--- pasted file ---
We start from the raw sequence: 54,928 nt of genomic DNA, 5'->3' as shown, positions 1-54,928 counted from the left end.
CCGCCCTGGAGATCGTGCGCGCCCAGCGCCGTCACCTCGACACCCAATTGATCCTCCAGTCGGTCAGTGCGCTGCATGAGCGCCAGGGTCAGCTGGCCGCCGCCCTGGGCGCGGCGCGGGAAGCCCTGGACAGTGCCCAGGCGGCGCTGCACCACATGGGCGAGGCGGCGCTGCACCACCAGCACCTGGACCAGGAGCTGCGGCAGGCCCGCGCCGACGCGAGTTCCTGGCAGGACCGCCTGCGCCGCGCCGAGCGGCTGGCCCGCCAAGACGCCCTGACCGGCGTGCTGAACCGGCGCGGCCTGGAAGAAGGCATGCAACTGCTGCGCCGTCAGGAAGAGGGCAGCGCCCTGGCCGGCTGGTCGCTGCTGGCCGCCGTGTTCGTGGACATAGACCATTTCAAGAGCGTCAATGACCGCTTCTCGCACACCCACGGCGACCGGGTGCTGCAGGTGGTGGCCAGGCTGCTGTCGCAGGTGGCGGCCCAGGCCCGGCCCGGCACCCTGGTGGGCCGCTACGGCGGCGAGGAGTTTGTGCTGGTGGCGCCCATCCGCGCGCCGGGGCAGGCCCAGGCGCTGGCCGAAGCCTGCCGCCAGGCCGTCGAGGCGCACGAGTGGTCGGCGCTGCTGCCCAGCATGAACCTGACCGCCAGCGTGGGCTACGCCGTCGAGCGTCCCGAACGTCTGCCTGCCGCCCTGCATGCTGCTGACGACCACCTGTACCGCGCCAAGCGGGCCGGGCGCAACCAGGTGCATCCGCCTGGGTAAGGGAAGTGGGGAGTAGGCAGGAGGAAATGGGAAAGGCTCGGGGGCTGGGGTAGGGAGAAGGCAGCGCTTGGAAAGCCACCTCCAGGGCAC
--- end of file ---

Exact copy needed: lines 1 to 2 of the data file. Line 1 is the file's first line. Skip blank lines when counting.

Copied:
We start from the raw sequence: 54,928 nt of genomic DNA, 5'->3' as shown, positions 1-54,928 counted from the left end.
CCGCCCTGGAGATCGTGCGCGCCCAGCGCCGTCACCTCGACACCCAATTGATCCTCCAGTCGGTCAGTGCGCTGCATGAGCGCCAGGGTCAGCTGGCCGCCGCCCTGGGCGCGGCGCGGGAAGCCCTGGACAGTGCCCAGGCGGCGCTGCACCACATGGGCGAGGCGGCGCTGCACCACCAGCACCTGGACCAGGAGCTGCGGCAGGCCCGCGCCGACGCGAGTTCCTGGCAGGACCGCCTGCGCCGCGCCGAGCGGCTGGCCCGCCAAGACGCCCTGACCGGCGTGCTGAACCGGCGCGGCCTGGAAGAAGGCATGCAACTGCTGCGCCGTCAGGAAGAGGGCAGCGCCCTGGCCGGCTGGTCGCTGCTGGCCGCCGTGTTCGTGGACATAGACCATTTCAAGAGCGTCAATGACCGCTTCTCGCACACCCACGGCGACCGGGTGCTGCAGGTGGTGGCCAGGCTGCTGTCGCAGGTGGCGGCCCAGGCCCGGCCCGGCACCCTGGTGGGCCGCTACGGCGGCGAGGAGTTTGTGCTGGTGGCGCCCATCCGCGCGCCGGGGCAGGCCCAGGCGCTGGCCGAAGCCTGCCGCCAGGCCGTCGAGGCGCACGAGTGGTCGGCGCTGCTGCCCAGCATGAACCTGACCGCCAGCGTGGGCTACGCCGTCGAGCGTCCCGAACGTCTGCCTGCCGCCCTGCATGCTGCTGACGACCACCTGTACCGCGCCAAGCGGGCCGGGCGCAACCAGGTGCATCCGCCTGGGTAAGGGAAGTGGGGAGTAGGCAGGAGGAAATGGGAAAGGCTCGGGGGCTGGGGTAGGGAGAAGGCAGCGCTTGGAAAGCCACCTCCAGGGCAC